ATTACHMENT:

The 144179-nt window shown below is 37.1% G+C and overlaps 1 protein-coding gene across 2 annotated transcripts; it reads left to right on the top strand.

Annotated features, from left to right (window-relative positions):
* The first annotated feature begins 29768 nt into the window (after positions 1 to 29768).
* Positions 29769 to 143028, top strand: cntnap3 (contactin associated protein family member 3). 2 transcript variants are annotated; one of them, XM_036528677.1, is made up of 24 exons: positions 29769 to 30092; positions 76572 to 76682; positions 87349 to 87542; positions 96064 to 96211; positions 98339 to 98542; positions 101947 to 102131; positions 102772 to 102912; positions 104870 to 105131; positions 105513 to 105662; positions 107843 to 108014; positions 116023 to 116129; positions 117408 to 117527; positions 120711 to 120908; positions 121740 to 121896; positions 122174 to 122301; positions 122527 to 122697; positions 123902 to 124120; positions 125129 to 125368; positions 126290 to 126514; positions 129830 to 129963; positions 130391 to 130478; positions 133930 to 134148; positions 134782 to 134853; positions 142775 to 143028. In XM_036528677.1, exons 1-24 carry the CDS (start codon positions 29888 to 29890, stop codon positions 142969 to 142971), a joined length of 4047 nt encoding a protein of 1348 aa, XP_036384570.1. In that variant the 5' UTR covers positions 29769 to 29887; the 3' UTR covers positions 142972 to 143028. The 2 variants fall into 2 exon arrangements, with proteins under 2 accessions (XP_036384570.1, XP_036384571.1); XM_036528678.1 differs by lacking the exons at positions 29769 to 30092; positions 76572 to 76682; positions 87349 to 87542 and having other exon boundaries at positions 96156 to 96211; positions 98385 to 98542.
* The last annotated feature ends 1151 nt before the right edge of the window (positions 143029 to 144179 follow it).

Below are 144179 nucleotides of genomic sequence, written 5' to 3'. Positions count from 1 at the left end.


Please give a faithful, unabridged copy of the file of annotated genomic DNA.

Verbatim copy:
The 144179-nt window shown below is 37.1% G+C and overlaps 1 protein-coding gene across 2 annotated transcripts; it reads left to right on the top strand.

Annotated features, from left to right (window-relative positions):
* The first annotated feature begins 29768 nt into the window (after positions 1 to 29768).
* Positions 29769 to 143028, top strand: cntnap3 (contactin associated protein family member 3). 2 transcript variants are annotated; one of them, XM_036528677.1, is made up of 24 exons: positions 29769 to 30092; positions 76572 to 76682; positions 87349 to 87542; positions 96064 to 96211; positions 98339 to 98542; positions 101947 to 102131; positions 102772 to 102912; positions 104870 to 105131; positions 105513 to 105662; positions 107843 to 108014; positions 116023 to 116129; positions 117408 to 117527; positions 120711 to 120908; positions 121740 to 121896; positions 122174 to 122301; positions 122527 to 122697; positions 123902 to 124120; positions 125129 to 125368; positions 126290 to 126514; positions 129830 to 129963; positions 130391 to 130478; positions 133930 to 134148; positions 134782 to 134853; positions 142775 to 143028. In XM_036528677.1, exons 1-24 carry the CDS (start codon positions 29888 to 29890, stop codon positions 142969 to 142971), a joined length of 4047 nt encoding a protein of 1348 aa, XP_036384570.1. In that variant the 5' UTR covers positions 29769 to 29887; the 3' UTR covers positions 142972 to 143028. The 2 variants fall into 2 exon arrangements, with proteins under 2 accessions (XP_036384570.1, XP_036384571.1); XM_036528678.1 differs by lacking the exons at positions 29769 to 30092; positions 76572 to 76682; positions 87349 to 87542 and having other exon boundaries at positions 96156 to 96211; positions 98385 to 98542.
* The last annotated feature ends 1151 nt before the right edge of the window (positions 143029 to 144179 follow it).

Below are 144179 nucleotides of genomic sequence, written 5' to 3'. Positions count from 1 at the left end.